The Bears, who had more false starts than all but five NFL teams last year (25), have not had a false start this season — the first time the Bears have not had a false start in three consecutive games since 2001. The Bears had 21 penalties through three games in 2012. They’ve had 11 this season. Sunday’s game at Ford Field — where the Bears had nine false starts in a 24-13 loss in 2011 — might be the ultimate test. But the Bears have given every indication they can handle it.


Trestman, a master of measured response and discipline, has a history of consistent performance — with his players and coaches and on the sideline.

His Montreal Alouettes teams in the CFL rarely slumped — only twice losing three games in a row. In five seasons in Montreal, his Alouettes never lost more than three games in any five-game stretch.

The Alouettes were nearly as good in the second half (29-16, .644) as they were in the first half of the season (30-15, .667). His only significant collapse came in 2011, when the Alouettes lost their last three games to finish 10-8, then lost to a sub-.500 team in their first playoff game. But that was after Trestman had won two Grey Cups in three appearances.


In his previous four seasons with the Bears, Cutler has been a disappointment for a franchise quarterback whom the Bears traded two first-round draft picks to Denver for in 2009. His accuracy dropped form 60.5 in his first season to 58.0 in 2011, when he missed the last six games with a broken thumb.

Under Trestman, Cutler’s accuracy is at a career-high 67.3 percent. He’s still not perfect, but he recovered from fourth-quarter interceptions to throw game-winning touchdown passes against the Bengals and Vikings. He’s finishing strong, too. In his last five drop-backs of the first three games, Cutler has a perfect 158.3 passer rating.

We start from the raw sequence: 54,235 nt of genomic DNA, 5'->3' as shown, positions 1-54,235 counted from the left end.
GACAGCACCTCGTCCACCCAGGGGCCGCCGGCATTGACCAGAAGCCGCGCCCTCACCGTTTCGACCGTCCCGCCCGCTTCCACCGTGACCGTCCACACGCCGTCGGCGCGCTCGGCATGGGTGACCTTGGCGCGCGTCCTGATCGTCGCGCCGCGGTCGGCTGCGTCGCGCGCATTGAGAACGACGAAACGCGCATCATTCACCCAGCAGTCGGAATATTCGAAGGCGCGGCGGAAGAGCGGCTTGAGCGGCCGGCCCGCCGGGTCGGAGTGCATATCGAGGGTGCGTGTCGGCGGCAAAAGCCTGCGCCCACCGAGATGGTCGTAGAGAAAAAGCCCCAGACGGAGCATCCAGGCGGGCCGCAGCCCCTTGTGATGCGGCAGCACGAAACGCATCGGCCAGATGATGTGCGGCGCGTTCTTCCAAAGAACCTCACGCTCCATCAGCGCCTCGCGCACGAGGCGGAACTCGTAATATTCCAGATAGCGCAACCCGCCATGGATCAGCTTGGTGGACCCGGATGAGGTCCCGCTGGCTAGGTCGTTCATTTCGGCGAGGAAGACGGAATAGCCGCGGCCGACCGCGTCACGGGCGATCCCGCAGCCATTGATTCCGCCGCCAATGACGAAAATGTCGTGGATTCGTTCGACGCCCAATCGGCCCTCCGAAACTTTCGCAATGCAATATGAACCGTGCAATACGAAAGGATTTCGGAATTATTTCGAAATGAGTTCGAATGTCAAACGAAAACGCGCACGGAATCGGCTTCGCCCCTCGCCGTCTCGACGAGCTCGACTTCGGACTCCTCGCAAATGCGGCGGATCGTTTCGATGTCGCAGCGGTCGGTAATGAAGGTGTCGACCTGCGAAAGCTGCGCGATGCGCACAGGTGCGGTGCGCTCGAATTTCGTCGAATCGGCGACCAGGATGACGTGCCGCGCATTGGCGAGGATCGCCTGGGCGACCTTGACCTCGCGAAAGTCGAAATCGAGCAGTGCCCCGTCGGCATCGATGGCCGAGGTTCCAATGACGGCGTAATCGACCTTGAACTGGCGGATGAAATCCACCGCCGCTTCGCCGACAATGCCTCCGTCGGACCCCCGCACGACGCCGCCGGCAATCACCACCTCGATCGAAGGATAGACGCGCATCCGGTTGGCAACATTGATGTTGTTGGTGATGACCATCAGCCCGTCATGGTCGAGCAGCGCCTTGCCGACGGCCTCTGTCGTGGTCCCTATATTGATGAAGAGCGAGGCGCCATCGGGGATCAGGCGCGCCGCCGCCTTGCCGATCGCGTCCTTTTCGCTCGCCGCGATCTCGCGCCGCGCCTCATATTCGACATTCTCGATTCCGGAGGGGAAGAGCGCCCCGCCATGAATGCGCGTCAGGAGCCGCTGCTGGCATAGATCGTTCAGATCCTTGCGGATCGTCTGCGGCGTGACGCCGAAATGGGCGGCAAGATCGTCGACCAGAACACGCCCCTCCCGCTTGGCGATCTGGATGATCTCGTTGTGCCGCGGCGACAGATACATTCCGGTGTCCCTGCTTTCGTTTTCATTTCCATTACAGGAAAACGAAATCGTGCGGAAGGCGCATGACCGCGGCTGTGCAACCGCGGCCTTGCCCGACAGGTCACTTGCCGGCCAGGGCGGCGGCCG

Former GM Jerry Angelo deserves credit for acquiring Cutler, but it was Emery who recognized that Cutler has to be in a comfort zone. Emery revamped a shaky-at-best O-line with four newcomers — he signed left tackle Jermon Bushrod and left guard Matt Slauson in free agency and drafted Long and Mills.

The Bears still are 22nd in total offense through three games, but the new line has protected Cutler (three sacks — he was sacked 11 times in the first three games last year) and avoided penalties. No false starts and two holding calls. Most of all, it has kept Cutler in a positive frame of mind — by this time last year, he already had shoved and berated J’Marcus Webb as they returned to the sideline after an aborted drive at Lambeau Field.


Even when the Bears were building their 7-1 first-half record, the potential for disaster was looming in a difficult second-half schedule that included the Texans, 49ers, Seahawks and Packers.

Things can always change in the NFL, but a similar scenario is less likely this season. The Bears play the Lions (2-1), Ravens (2-1), Cowboys (2-1) and Packers (1-2) at home in the second half and the Rams (1-2), Vikings (0-3), Browns (1-2) and Eagles (1-2) on the road. Unless the subtle but significant signs of progress are a mirage, the Bears will have the opportunity to build on their early success.

Chicago Sun Times via Richard Milz

Bears’ Brandon Marshall Screw Training Camp

Bears’ Brandon Marshall Screw Training Camp

From Richard Milz via TMZ

NFL star Brandon Marshall is about to blow your mind — ’cause it’s not every day you meet a wine, yoga and Pilates lovin’ football star!

We caught up with the Chicago Bears‘ wide receiver at the Playboy Mansion — probably not the best time to remind him training camp starts in 9 days, but we did … and his response was awesomely honest.

“It sucks. Right now … you got stuff like Espys and Playboy parties. Now you gotta go to camp, you gotta go to a dormitory for a month?”

Brandon also revealed he and Jennifer Aniston have more in common than we would have ever thought — you gotta see him light up talking about his love of Pilates, yoga … and fine wine.

Brandon Marshall. NFL Renaissance man.